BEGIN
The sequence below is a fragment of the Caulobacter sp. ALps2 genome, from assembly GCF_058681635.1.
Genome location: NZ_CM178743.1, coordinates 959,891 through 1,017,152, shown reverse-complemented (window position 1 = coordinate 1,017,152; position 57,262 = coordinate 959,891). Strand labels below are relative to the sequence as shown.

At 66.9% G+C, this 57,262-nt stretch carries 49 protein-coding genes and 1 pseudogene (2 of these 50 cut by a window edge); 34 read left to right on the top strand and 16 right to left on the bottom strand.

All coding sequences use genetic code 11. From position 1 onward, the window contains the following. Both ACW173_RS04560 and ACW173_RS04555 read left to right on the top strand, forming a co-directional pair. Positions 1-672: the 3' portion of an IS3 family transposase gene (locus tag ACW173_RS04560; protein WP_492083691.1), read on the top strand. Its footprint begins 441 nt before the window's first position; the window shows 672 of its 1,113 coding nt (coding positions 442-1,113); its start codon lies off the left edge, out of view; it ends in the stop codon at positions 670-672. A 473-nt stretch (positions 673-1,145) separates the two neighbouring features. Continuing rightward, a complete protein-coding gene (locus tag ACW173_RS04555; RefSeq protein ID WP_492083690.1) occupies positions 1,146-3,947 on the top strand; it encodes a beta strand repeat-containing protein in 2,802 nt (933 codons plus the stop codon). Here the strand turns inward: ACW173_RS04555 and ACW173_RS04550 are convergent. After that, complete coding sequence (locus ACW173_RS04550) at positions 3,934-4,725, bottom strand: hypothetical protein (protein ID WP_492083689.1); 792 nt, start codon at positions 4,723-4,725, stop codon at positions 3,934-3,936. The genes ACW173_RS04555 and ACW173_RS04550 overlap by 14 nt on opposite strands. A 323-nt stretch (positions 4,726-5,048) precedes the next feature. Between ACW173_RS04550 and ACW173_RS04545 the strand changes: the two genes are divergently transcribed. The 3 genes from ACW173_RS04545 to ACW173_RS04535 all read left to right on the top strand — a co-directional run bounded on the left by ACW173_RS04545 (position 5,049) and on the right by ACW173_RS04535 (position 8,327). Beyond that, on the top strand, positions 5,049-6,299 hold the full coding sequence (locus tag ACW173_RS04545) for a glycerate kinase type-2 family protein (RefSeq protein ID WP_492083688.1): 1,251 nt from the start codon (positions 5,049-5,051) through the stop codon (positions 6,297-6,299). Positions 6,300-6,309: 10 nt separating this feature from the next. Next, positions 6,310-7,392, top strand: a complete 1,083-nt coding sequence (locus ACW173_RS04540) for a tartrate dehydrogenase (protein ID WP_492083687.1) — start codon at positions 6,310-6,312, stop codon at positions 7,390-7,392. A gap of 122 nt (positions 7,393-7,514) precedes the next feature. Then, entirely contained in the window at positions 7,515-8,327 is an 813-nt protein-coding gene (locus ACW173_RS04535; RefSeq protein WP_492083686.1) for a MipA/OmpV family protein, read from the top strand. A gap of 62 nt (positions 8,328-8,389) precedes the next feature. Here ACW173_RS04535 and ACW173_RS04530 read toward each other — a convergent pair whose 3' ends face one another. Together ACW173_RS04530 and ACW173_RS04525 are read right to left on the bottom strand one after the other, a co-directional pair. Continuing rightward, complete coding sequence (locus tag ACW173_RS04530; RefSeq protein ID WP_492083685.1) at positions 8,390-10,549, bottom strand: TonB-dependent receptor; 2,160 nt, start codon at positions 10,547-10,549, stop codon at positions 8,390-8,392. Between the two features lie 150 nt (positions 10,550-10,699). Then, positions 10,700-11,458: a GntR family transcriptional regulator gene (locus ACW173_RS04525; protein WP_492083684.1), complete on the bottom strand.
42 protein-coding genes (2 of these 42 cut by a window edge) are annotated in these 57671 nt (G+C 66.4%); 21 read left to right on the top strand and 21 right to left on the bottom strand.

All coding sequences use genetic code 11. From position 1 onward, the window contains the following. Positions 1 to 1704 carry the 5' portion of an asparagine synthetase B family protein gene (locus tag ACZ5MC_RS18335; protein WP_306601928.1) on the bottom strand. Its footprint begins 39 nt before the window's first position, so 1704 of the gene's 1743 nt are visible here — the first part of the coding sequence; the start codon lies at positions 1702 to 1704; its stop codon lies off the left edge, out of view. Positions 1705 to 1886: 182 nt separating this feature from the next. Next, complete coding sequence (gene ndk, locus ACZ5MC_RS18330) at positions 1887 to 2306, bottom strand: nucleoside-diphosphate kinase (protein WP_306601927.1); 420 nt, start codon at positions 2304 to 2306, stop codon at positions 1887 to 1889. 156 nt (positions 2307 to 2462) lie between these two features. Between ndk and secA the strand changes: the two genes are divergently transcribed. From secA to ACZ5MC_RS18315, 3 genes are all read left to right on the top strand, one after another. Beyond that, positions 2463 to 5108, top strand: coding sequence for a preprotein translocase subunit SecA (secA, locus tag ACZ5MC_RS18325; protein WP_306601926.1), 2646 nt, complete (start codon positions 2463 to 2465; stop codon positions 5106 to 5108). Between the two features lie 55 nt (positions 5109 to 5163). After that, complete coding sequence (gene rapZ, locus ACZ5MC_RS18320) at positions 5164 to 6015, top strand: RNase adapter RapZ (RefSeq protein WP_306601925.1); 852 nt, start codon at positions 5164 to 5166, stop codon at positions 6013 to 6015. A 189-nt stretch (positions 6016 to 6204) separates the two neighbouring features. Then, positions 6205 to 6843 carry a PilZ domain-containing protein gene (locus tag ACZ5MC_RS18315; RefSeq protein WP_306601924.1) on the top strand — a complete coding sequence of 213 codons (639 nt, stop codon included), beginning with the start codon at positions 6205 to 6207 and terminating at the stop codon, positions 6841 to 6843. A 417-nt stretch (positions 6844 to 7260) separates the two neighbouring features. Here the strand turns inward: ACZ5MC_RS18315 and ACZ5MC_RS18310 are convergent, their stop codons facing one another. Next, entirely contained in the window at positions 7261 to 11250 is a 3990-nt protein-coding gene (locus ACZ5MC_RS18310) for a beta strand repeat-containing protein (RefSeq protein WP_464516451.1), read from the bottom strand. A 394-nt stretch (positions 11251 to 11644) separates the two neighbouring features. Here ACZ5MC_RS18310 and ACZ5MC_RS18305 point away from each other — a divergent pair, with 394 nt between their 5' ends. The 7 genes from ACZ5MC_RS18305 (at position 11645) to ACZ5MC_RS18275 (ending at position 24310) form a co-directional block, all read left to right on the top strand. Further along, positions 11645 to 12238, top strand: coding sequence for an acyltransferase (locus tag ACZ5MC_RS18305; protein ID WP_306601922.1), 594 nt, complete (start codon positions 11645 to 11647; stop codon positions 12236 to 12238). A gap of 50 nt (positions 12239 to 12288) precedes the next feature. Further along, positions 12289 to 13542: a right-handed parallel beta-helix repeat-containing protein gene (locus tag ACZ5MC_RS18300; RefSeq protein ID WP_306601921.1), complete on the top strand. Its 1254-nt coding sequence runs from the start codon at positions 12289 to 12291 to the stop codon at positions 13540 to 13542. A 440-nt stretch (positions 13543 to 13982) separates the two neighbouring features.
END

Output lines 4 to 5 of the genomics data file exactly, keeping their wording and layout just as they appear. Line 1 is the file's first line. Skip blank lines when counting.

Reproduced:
All coding sequences use genetic code 11. From position 1 onward, the window contains the following. Both ACW173_RS04560 and ACW173_RS04555 read left to right on the top strand, forming a co-directional pair. Positions 1-672: the 3' portion of an IS3 family transposase gene (locus tag ACW173_RS04560; protein WP_492083691.1), read on the top strand. Its footprint begins 441 nt before the window's first position; the window shows 672 of its 1,113 coding nt (coding positions 442-1,113); its start codon lies off the left edge, out of view; it ends in the stop codon at positions 670-672. A 473-nt stretch (positions 673-1,145) separates the two neighbouring features. Continuing rightward, a complete protein-coding gene (locus tag ACW173_RS04555; RefSeq protein ID WP_492083690.1) occupies positions 1,146-3,947 on the top strand; it encodes a beta strand repeat-containing protein in 2,802 nt (933 codons plus the stop codon). Here the strand turns inward: ACW173_RS04555 and ACW173_RS04550 are convergent. After that, complete coding sequence (locus ACW173_RS04550) at positions 3,934-4,725, bottom strand: hypothetical protein (protein ID WP_492083689.1); 792 nt, start codon at positions 4,723-4,725, stop codon at positions 3,934-3,936. The genes ACW173_RS04555 and ACW173_RS04550 overlap by 14 nt on opposite strands. A 323-nt stretch (positions 4,726-5,048) precedes the next feature. Between ACW173_RS04550 and ACW173_RS04545 the strand changes: the two genes are divergently transcribed. The 3 genes from ACW173_RS04545 to ACW173_RS04535 all read left to right on the top strand — a co-directional run bounded on the left by ACW173_RS04545 (position 5,049) and on the right by ACW173_RS04535 (position 8,327). Beyond that, on the top strand, positions 5,049-6,299 hold the full coding sequence (locus tag ACW173_RS04545) for a glycerate kinase type-2 family protein (RefSeq protein ID WP_492083688.1): 1,251 nt from the start codon (positions 5,049-5,051) through the stop codon (positions 6,297-6,299). Positions 6,300-6,309: 10 nt separating this feature from the next. Next, positions 6,310-7,392, top strand: a complete 1,083-nt coding sequence (locus ACW173_RS04540) for a tartrate dehydrogenase (protein ID WP_492083687.1) — start codon at positions 6,310-6,312, stop codon at positions 7,390-7,392. A gap of 122 nt (positions 7,393-7,514) precedes the next feature. Then, entirely contained in the window at positions 7,515-8,327 is an 813-nt protein-coding gene (locus ACW173_RS04535; RefSeq protein WP_492083686.1) for a MipA/OmpV family protein, read from the top strand. A gap of 62 nt (positions 8,328-8,389) precedes the next feature. Here ACW173_RS04535 and ACW173_RS04530 read toward each other — a convergent pair whose 3' ends face one another. Together ACW173_RS04530 and ACW173_RS04525 are read right to left on the bottom strand one after the other, a co-directional pair. Continuing rightward, complete coding sequence (locus tag ACW173_RS04530; RefSeq protein ID WP_492083685.1) at positions 8,390-10,549, bottom strand: TonB-dependent receptor; 2,160 nt, start codon at positions 10,547-10,549, stop codon at positions 8,390-8,392. Between the two features lie 150 nt (positions 10,550-10,699). Then, positions 10,700-11,458: a GntR family transcriptional regulator gene (locus ACW173_RS04525; protein WP_492083684.1), complete on the bottom strand.
42 protein-coding genes (2 of these 42 cut by a window edge) are annotated in these 57671 nt (G+C 66.4%); 21 read left to right on the top strand and 21 right to left on the bottom strand.